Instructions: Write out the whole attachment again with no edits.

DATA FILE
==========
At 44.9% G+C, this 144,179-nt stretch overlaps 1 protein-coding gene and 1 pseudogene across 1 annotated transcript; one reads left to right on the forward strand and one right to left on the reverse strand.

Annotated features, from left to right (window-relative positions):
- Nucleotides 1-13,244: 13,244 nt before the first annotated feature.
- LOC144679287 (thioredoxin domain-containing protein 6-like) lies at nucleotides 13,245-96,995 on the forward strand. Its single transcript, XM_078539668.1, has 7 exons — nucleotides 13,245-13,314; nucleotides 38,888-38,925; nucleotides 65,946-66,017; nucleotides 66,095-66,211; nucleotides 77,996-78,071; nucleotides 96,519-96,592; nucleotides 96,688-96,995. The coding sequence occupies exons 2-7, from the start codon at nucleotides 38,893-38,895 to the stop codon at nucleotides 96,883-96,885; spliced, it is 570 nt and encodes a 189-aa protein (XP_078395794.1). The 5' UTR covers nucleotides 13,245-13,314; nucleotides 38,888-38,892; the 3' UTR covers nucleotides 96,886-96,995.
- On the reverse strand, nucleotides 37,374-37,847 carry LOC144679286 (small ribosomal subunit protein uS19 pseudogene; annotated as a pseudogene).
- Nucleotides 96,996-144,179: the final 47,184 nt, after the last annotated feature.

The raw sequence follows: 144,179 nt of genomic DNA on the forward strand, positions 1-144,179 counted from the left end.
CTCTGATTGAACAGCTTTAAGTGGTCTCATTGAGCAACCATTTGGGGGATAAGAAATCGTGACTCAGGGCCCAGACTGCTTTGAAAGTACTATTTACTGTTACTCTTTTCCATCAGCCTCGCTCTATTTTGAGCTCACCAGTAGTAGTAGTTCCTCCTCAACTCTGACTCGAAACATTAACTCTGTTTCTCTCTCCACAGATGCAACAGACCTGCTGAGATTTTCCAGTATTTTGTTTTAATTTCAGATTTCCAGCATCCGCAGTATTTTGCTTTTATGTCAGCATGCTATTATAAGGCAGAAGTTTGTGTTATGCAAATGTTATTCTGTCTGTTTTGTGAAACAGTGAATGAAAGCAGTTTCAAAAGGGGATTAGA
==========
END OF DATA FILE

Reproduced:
At 44.9% G+C, this 144,179-nt stretch overlaps 1 protein-coding gene and 1 pseudogene across 1 annotated transcript; one reads left to right on the forward strand and one right to left on the reverse strand.

Annotated features, from left to right (window-relative positions):
- Nucleotides 1-13,244: 13,244 nt before the first annotated feature.
- LOC144679287 (thioredoxin domain-containing protein 6-like) lies at nucleotides 13,245-96,995 on the forward strand. Its single transcript, XM_078539668.1, has 7 exons — nucleotides 13,245-13,314; nucleotides 38,888-38,925; nucleotides 65,946-66,017; nucleotides 66,095-66,211; nucleotides 77,996-78,071; nucleotides 96,519-96,592; nucleotides 96,688-96,995. The coding sequence occupies exons 2-7, from the start codon at nucleotides 38,893-38,895 to the stop codon at nucleotides 96,883-96,885; spliced, it is 570 nt and encodes a 189-aa protein (XP_078395794.1). The 5' UTR covers nucleotides 13,245-13,314; nucleotides 38,888-38,892; the 3' UTR covers nucleotides 96,886-96,995.
- On the reverse strand, nucleotides 37,374-37,847 carry LOC144679286 (small ribosomal subunit protein uS19 pseudogene; annotated as a pseudogene).
- Nucleotides 96,996-144,179: the final 47,184 nt, after the last annotated feature.

The raw sequence follows: 144,179 nt of genomic DNA on the forward strand, positions 1-144,179 counted from the left end.
CTCTGATTGAACAGCTTTAAGTGGTCTCATTGAGCAACCATTTGGGGGATAAGAAATCGTGACTCAGGGCCCAGACTGCTTTGAAAGTACTATTTACTGTTACTCTTTTCCATCAGCCTCGCTCTATTTTGAGCTCACCAGTAGTAGTAGTTCCTCCTCAACTCTGACTCGAAACATTAACTCTGTTTCTCTCTCCACAGATGCAACAGACCTGCTGAGATTTTCCAGTATTTTGTTTTAATTTCAGATTTCCAGCATCCGCAGTATTTTGCTTTTATGTCAGCATGCTATTATAAGGCAGAAGTTTGTGTTATGCAAATGTTATTCTGTCTGTTTTGTGAAACAGTGAATGAAAGCAGTTTCAAAAGGGGATTAGA